Dumbbell lunge tips
- You can also do the barbell lunge by placing the bar on your traps as you would during a squat.
- Use any form of resistance if you don’t have access to dumbbells. For example, a backpack or water jugs are very useful when you need more resistance.
- Avoid allowing your knees to bend too far forward during the movement. This helps to protect the knees.
- Lean forward during the lunge to engage more of the hamstrings.
- Do not lunge too far forward. This reduces the effective range of motion.
The basic stationary forward lunge is one of the best unilateral lower body exercises. However, there are variations that offer advantages. Here are four that we recommend.
You probably incorporate walking lunges into your workouts. It’s a good way to mix things up and actually helps to press through your midfoot and heel rather than your toes.
So instead of doing a lunge in place, simply walk forward for the desired distance while doing your lunging.
This is the better variation for those with knee pain. That’s because the exercise starts with the foot of the working leg on the ground whereas, with the standard forward lunge, the foot has to make contact with the floor before the descent and this can be a problem for some people’s knees.
The rear lunge also helps to avoid moving the knees too far forward over the feet. There is no doubting the advantages of this lunge variation.
The difference between a lunge and split squat is that during the lunge, the foot can move in different directions. The lateral lunge is a popular variation that works all the leg muscles and especially the inner thigh muscles.
Bulgarian split squat
The Bulgarian split squat is one amazing lower body exercise variation and everyone needs to add it to their training repertoire.
It’s unilateral so you get the athletic component but it does require more balancing as well which makes it very functional. It’s a great option for those with knee issues and you can load it with heavy poundages to increase strength and size.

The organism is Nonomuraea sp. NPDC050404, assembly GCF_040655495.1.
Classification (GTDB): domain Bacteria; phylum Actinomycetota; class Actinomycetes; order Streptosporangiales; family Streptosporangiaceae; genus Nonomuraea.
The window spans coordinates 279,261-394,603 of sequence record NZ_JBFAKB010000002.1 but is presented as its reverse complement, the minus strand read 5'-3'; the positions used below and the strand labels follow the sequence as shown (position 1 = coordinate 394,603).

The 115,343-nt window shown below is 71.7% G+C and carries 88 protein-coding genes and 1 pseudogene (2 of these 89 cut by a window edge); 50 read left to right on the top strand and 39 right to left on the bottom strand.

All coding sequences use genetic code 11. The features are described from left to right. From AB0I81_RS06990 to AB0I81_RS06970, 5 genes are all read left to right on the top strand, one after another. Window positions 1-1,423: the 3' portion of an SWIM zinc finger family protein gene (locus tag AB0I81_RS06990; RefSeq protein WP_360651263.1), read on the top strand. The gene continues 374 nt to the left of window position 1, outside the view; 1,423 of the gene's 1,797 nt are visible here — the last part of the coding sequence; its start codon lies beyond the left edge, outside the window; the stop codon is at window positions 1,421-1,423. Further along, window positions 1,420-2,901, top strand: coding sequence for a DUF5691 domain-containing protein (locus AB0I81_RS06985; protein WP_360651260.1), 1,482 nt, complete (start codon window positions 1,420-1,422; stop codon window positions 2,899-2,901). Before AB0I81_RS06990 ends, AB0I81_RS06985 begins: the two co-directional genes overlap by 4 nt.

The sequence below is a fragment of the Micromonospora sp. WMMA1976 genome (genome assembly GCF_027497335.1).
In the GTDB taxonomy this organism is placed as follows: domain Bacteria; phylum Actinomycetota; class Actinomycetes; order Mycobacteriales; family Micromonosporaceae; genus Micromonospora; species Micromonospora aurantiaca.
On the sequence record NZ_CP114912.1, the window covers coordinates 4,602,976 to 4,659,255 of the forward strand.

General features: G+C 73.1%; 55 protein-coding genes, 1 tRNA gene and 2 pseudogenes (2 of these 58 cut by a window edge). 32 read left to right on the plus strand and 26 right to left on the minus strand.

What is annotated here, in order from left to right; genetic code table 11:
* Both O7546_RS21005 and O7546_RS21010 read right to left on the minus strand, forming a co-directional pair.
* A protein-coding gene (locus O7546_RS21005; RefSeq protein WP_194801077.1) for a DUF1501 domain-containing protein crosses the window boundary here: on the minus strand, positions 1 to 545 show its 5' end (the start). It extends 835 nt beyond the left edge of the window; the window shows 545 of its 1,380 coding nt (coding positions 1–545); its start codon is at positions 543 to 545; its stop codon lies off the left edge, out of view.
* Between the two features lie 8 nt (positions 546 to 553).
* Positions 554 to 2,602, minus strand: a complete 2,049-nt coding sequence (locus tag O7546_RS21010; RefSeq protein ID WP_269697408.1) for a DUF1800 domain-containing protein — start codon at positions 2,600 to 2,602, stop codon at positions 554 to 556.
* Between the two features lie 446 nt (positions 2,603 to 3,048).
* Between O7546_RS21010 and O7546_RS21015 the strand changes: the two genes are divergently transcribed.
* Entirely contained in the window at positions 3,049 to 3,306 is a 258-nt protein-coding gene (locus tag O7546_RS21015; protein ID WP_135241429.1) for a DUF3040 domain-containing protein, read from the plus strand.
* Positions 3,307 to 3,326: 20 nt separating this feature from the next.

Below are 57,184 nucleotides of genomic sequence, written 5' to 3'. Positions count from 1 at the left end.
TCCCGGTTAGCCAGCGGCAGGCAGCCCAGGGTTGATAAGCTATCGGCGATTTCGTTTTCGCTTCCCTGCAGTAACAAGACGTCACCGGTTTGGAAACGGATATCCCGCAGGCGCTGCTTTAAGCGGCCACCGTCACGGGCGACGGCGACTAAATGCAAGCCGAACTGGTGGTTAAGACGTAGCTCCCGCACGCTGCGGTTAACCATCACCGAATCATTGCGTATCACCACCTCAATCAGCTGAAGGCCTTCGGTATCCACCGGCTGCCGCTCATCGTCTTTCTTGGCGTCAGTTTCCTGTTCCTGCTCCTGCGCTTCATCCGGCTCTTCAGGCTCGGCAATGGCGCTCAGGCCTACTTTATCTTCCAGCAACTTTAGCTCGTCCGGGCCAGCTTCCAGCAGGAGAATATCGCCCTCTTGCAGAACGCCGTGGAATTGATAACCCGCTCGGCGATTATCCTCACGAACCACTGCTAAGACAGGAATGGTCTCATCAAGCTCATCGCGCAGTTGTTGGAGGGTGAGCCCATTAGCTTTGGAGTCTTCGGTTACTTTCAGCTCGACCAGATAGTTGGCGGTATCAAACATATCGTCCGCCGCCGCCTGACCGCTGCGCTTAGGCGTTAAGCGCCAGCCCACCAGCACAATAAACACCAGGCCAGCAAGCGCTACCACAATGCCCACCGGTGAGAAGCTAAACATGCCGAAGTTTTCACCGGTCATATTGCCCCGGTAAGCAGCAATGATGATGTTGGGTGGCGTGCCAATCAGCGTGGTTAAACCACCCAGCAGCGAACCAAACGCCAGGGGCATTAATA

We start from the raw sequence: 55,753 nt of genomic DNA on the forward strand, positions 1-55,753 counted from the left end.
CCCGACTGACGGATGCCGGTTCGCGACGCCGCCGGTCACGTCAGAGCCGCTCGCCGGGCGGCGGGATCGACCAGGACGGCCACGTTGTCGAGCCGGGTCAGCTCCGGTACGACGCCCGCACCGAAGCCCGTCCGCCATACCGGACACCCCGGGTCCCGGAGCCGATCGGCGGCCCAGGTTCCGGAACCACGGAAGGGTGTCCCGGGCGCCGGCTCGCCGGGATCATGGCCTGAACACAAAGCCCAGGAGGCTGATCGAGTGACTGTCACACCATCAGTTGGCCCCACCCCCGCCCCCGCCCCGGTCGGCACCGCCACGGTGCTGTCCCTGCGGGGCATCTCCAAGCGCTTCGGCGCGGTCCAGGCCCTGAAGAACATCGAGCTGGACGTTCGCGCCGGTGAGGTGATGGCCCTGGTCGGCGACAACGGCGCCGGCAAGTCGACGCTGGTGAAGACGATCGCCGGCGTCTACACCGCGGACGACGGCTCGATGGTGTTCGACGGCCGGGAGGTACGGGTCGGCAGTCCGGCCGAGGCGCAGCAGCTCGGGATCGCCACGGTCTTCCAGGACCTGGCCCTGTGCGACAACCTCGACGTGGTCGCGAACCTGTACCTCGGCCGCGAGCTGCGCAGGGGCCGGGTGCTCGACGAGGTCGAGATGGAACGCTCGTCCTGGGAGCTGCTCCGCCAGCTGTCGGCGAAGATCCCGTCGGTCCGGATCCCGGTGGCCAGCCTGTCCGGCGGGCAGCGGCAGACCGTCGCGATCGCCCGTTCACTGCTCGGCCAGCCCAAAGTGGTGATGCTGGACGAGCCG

Here’s an awesome guide on this must-have exercise.
How To Incorporate The Dumbbell Lunge Into Your Training Routine
Lunges are a very versatile exercise. That’s because even though it’s not your typical bilateral compound movement (e.g., barbell squats, deadlifts, etc), it still effectively worked several muscles at once.
Of course, we recommend doing the previously mentioned exercises first because they allow you to move the most amount of weight. But lunges are actually a very effective standalone exercise.
In other words, on those days when you don’t have access to weights or if you need a challenging but minimalistic exercise to finish your leg workouts, the lunge is perfect.
Not to mention, there are several incredibly effective variations.
An example of a typical leg workout that includes lunges looks something like the following:
- Barbell squats
- Romanian deadlifts
- Leg extensions
- leg curls
- Dumbbell lunges
Now, this is where the standard lunge differs from squats and deadlifts. You will not be able to use as much weight and it’s not recommended either.
Usually, lunges are done with moderate to higher rep ranges and this is probably better for the knees anyway. Still use challenging weights but leave the heavy stuff for the Bulgarian split squat for example where the feet remain closed chain throughout the exercise.
The impact and maximal weights can eventually cause knee problems for a lot of people.
We recommend 2-4 sets x 8-20+ reps for lunges.
If you want good-looking legs (and hips), the dumbbell lunge can help along with your other lower body exercises of choice. It’s simple and you can do it everywhere but it’s not for everyone and that’s OK.
There are several other variations that work just as well and have their own advantages too.